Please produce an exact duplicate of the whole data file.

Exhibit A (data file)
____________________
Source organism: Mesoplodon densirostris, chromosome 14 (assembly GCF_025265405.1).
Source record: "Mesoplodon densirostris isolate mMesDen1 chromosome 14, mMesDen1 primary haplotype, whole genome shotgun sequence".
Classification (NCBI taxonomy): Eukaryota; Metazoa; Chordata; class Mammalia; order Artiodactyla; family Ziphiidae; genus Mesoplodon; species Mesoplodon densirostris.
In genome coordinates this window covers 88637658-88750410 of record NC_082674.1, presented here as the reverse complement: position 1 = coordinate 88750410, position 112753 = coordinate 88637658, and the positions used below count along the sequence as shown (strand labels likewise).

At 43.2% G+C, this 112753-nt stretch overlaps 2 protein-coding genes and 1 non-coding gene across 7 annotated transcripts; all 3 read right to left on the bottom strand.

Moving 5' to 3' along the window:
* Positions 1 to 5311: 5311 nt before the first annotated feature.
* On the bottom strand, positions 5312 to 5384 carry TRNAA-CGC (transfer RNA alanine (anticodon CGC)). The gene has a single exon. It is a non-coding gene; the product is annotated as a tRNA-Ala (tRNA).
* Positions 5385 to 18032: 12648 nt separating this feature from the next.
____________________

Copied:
Source organism: Mesoplodon densirostris, chromosome 14 (assembly GCF_025265405.1).
Source record: "Mesoplodon densirostris isolate mMesDen1 chromosome 14, mMesDen1 primary haplotype, whole genome shotgun sequence".
Classification (NCBI taxonomy): Eukaryota; Metazoa; Chordata; class Mammalia; order Artiodactyla; family Ziphiidae; genus Mesoplodon; species Mesoplodon densirostris.
In genome coordinates this window covers 88637658-88750410 of record NC_082674.1, presented here as the reverse complement: position 1 = coordinate 88750410, position 112753 = coordinate 88637658, and the positions used below count along the sequence as shown (strand labels likewise).

At 43.2% G+C, this 112753-nt stretch overlaps 2 protein-coding genes and 1 non-coding gene across 7 annotated transcripts; all 3 read right to left on the bottom strand.

Moving 5' to 3' along the window:
* Positions 1 to 5311: 5311 nt before the first annotated feature.
* On the bottom strand, positions 5312 to 5384 carry TRNAA-CGC (transfer RNA alanine (anticodon CGC)). The gene has a single exon. It is a non-coding gene; the product is annotated as a tRNA-Ala (tRNA).
* Positions 5385 to 18032: 12648 nt separating this feature from the next.